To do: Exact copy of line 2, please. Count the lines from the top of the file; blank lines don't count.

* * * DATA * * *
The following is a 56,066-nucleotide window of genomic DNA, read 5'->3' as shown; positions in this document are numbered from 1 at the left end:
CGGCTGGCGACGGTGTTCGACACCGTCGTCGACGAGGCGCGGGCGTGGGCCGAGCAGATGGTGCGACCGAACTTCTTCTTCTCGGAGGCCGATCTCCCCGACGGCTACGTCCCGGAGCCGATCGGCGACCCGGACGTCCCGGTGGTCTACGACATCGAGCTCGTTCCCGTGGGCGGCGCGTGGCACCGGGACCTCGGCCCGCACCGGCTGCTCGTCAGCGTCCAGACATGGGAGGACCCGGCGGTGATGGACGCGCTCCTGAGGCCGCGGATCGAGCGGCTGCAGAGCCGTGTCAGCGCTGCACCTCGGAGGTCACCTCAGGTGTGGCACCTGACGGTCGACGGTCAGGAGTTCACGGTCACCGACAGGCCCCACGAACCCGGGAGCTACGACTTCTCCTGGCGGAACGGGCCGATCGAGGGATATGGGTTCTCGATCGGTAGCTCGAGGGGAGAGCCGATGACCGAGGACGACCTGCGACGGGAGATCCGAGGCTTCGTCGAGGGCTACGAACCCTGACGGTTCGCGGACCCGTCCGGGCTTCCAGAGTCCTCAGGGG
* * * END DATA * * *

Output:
CGGCTGGCGACGGTGTTCGACACCGTCGTCGACGAGGCGCGGGCGTGGGCCGAGCAGATGGTGCGACCGAACTTCTTCTTCTCGGAGGCCGATCTCCCCGACGGCTACGTCCCGGAGCCGATCGGCGACCCGGACGTCCCGGTGGTCTACGACATCGAGCTCGTTCCCGTGGGCGGCGCGTGGCACCGGGACCTCGGCCCGCACCGGCTGCTCGTCAGCGTCCAGACATGGGAGGACCCGGCGGTGATGGACGCGCTCCTGAGGCCGCGGATCGAGCGGCTGCAGAGCCGTGTCAGCGCTGCACCTCGGAGGTCACCTCAGGTGTGGCACCTGACGGTCGACGGTCAGGAGTTCACGGTCACCGACAGGCCCCACGAACCCGGGAGCTACGACTTCTCCTGGCGGAACGGGCCGATCGAGGGATATGGGTTCTCGATCGGTAGCTCGAGGGGAGAGCCGATGACCGAGGACGACCTGCGACGGGAGATCCGAGGCTTCGTCGAGGGCTACGAACCCTGACGGTTCGCGGACCCGTCCGGGCTTCCAGAGTCCTCAGGGG